Saturday, February 19, 2011

Perfume Illuminated: Elder

In the dry, hot dessert climate of the chaparral biome a pretty white to pale yellow flower blooms in the Spring. This native dweller goes by the name Sambucus mexicana, commonly known as Mexican elderberry or Tapiro. The Elder grows all over the world in diverse conditions depending on the variety, today we highlight the genus Sambucus for our ongoing Perfume Illuminated Project.

“Your mother was a hamster and your father reeked of elderberries”
- Monty Python and the Holy Grail

When I hear the word Elderberry I immediately think of delicious cough syrups that we have in the medicinal section of the pantry. The small berries grow in clusters are a terrific food source for local fauna, particularly birds. Prior to the berries, the tree produces tiny little flowers that resemble one large bloom.

Here in my local woods the native Sambucus mexicana has already started blooming in the area. We often see a plethora of the local community feasting on the plant including the cute native ground squirrels, hummingbirds, and butterflies. I haven't noticed the honey bees in there, but be more conscious this year and probably plant one of these on out lot.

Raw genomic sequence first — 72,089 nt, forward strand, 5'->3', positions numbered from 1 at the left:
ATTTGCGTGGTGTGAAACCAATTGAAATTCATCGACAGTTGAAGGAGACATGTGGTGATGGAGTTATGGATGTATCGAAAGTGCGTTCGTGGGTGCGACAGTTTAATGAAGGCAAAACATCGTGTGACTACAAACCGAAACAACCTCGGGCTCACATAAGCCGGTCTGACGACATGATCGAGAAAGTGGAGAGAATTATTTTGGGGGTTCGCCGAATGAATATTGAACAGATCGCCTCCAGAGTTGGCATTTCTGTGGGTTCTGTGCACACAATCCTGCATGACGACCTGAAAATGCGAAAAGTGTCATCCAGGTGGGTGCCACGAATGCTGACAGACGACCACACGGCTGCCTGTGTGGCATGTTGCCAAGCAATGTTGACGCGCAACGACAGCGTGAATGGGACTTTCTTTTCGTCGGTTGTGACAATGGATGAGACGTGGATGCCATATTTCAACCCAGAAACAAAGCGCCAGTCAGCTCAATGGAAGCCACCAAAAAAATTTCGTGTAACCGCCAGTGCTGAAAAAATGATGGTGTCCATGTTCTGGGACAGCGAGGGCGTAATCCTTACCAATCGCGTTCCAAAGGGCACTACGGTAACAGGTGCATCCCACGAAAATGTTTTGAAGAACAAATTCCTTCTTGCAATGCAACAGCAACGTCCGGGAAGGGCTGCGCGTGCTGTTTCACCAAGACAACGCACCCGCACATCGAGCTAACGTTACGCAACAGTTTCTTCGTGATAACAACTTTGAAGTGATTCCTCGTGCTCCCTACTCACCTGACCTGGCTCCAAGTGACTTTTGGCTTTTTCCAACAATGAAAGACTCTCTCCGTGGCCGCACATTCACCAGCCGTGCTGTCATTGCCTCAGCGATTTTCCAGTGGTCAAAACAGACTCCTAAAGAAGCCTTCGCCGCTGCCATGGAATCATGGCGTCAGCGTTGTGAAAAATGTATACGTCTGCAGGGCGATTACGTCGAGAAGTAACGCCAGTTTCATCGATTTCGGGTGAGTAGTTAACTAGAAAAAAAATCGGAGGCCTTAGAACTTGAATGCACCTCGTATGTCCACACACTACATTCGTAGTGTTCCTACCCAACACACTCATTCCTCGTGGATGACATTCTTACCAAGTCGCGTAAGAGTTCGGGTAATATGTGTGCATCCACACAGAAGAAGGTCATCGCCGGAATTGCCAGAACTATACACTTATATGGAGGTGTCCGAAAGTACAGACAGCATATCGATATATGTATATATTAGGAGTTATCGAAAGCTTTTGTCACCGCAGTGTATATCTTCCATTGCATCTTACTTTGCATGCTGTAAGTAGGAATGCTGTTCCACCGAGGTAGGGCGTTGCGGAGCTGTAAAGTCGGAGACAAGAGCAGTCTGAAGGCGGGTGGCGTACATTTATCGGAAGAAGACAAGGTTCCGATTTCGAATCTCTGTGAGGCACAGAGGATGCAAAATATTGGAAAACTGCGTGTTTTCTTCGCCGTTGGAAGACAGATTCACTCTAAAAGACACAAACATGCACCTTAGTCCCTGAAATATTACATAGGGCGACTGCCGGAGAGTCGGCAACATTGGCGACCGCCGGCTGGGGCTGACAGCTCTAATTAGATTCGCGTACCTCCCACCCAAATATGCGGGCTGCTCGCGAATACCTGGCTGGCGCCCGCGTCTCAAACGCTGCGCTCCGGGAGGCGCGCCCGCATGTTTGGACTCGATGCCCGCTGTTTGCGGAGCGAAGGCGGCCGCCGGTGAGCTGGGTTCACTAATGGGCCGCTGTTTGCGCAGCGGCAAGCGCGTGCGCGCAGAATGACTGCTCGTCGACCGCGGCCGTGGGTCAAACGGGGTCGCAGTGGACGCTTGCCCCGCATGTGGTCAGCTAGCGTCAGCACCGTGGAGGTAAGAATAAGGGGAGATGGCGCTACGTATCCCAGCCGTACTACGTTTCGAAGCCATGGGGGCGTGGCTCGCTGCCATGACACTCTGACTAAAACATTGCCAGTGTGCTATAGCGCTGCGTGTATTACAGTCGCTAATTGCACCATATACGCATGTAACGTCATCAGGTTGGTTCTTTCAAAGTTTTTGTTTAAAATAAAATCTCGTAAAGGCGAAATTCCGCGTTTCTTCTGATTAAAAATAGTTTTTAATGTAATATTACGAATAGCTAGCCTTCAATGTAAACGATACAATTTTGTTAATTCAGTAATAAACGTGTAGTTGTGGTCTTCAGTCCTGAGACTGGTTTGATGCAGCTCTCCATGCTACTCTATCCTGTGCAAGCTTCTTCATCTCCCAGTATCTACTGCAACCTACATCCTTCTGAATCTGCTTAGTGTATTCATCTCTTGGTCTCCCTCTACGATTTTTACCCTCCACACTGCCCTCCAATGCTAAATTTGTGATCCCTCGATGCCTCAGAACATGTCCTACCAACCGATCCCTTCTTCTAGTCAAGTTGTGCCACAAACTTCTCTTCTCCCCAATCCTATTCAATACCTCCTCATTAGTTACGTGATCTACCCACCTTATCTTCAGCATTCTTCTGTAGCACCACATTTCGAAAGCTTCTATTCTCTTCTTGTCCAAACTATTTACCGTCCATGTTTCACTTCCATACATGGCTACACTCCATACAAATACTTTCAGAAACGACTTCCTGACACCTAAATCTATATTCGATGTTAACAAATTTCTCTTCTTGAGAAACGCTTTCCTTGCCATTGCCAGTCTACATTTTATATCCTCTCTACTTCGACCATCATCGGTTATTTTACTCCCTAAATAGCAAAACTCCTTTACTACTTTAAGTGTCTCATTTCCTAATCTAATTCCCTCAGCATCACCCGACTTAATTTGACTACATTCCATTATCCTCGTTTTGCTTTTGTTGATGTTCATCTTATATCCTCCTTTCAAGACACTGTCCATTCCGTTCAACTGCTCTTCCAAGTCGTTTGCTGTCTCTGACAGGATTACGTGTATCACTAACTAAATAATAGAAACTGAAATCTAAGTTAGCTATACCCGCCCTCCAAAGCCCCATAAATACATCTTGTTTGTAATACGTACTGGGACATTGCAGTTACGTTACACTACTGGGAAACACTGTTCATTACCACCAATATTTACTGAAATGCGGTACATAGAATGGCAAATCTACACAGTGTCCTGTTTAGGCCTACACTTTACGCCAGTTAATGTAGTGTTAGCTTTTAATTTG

While on a plant walk with my knowledgeable friend Meghan she mentioned that you can make fritters with the flowers of the native Elder. She also mentioned that the original people of this area of California, known as the Chumash, created clapper sticks made from Elderberry wood to make ceremonial musical instruments.

Since the plant that I have here outside my studio is not currently blooming I am not able to provide you with a description of the scent. I do however has a sample of a Elder Flower C02 from Bulgaria that I just recently received. This extract is from the European Sambucus nigra.


The aroma of this essence is warm with carmel, hay and herbal notes. Other odors perceived in this extraction are: balsamic, tobacco, spice, chocolate and anise. According to Steffen Arctander there are also extractions of Sambucus nigra available to the botanical perfumer as an absolute, a concrete and an essential oil. In France the essential oil of dried Elder flower is known as " essence du surreau."

Speaking of the french, here is a snippet from Monty Python where the aroma of elderberries is used as an insult.


Besides the use of Elder berries for cough syrups and the flowers for fritters the little fruits are also used o make a cooling cordial, jelly, jam, chutney and even ketchup!

Please journey over to Beth at the Windesphere Witch blog for more savory notes on the flavor of Elder.

Resources: Fabulous site for ElderBerry recipes and information.

Images: Elderberry Flower Fairy by Cicely Mary Barker, all other is ©Roxana Villa

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